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Background: It is anticipated that malaria elimination efforts in Africa will be hampered by increasing resistance to the limited arsenal of insecticides approved for use in public health. However, insecticide susceptibility status of vector populations evaluated under standard insectary test conditions can give a false picture of the threat, as the thermal environment in which the insect and insecticide interact plays a significant role in insecticide toxicity. Methods: The effect of temperature on the expression of the standard WHO insecticide resistance phenotype was examined using Anopheles arabiensis and Anopheles funestus strains: A susceptible strain and the derived resistant strain, selected in the laboratory for resistance to DDT or pyrethroids. The susceptibility of mosquitoes to the pyrethroid deltamethrin or the carbamate bendiocarb was assessed at 18, 25 or 30 °C. The ability of the pyrethroid synergist piperonyl-butoxide (PBO) to restore pyrethroid susceptibility was also assessed at these temperatures. Results: Temperature impacted the toxicity of deltamethrin and bendiocarb. Although the resistant An. funestus strain was uniformly resistant to deltamethrin across temperatures, increasing temperature increased the resistance of the susceptible An. arabiensis strain. Against susceptible An. funestus and resistant An. arabiensis females, deltamethrin exposure at temperatures both lower and higher than standard insectary conditions increased mortality. PBO exposure completely restored deltamethrin susceptibility at all temperatures. Bendiocarb displayed a consistently positive temperature coefficient against both susceptible and resistant An. funestus strains, with survival increasing as temperature increased. Conclusions: Environmental temperature has a marked effect on the efficacy of insecticides used in public health against important African malaria vectors. Caution must be exercised when drawing conclusions about a chemical's efficacy from laboratory assays performed at only one temperature, as phenotypic resistance can vary significantly even over a temperature range that could be experienced by mosquitoes in the field during a single day. Similarly, it might be inappropriate to assume equal efficacy of a control tool over a geographic area where local conditions vary drastically. Additional studies into the effects of temperature on the efficacy of insecticide-based interventions under field conditions are warranted.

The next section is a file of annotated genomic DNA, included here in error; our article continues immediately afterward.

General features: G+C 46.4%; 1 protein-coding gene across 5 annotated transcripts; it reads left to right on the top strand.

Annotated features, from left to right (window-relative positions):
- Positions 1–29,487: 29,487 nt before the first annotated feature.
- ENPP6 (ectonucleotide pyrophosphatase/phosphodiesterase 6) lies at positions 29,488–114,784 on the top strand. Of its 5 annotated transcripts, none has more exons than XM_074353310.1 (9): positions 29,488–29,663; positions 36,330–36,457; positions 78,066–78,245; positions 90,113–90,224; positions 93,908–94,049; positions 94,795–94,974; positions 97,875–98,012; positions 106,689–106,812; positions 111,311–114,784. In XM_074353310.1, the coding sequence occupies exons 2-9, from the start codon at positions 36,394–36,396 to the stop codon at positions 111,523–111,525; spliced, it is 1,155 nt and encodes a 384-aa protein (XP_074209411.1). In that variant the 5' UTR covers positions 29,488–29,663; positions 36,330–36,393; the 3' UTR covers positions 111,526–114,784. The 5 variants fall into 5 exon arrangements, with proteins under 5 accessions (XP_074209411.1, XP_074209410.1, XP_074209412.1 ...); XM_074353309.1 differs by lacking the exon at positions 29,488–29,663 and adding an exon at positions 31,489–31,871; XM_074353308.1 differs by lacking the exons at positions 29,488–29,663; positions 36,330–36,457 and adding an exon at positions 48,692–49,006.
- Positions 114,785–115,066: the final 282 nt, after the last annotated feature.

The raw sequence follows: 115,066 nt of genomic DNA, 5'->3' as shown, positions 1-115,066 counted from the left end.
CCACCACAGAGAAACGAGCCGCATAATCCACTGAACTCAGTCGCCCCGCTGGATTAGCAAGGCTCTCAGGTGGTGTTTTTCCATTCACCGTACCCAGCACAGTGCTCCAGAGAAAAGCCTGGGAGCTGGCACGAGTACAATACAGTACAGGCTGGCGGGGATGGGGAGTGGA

Glunt, K. D., Oliver, S. V., Hunt, R. H., & Paaijmans, K. P. (2018). The impact of temperature on insecticide toxicity against the malaria vectors Anopheles arabiensis and Anopheles funestus. Malaria Journal, 17(1). https://doi.org/10.1186/s12936-018-2250-4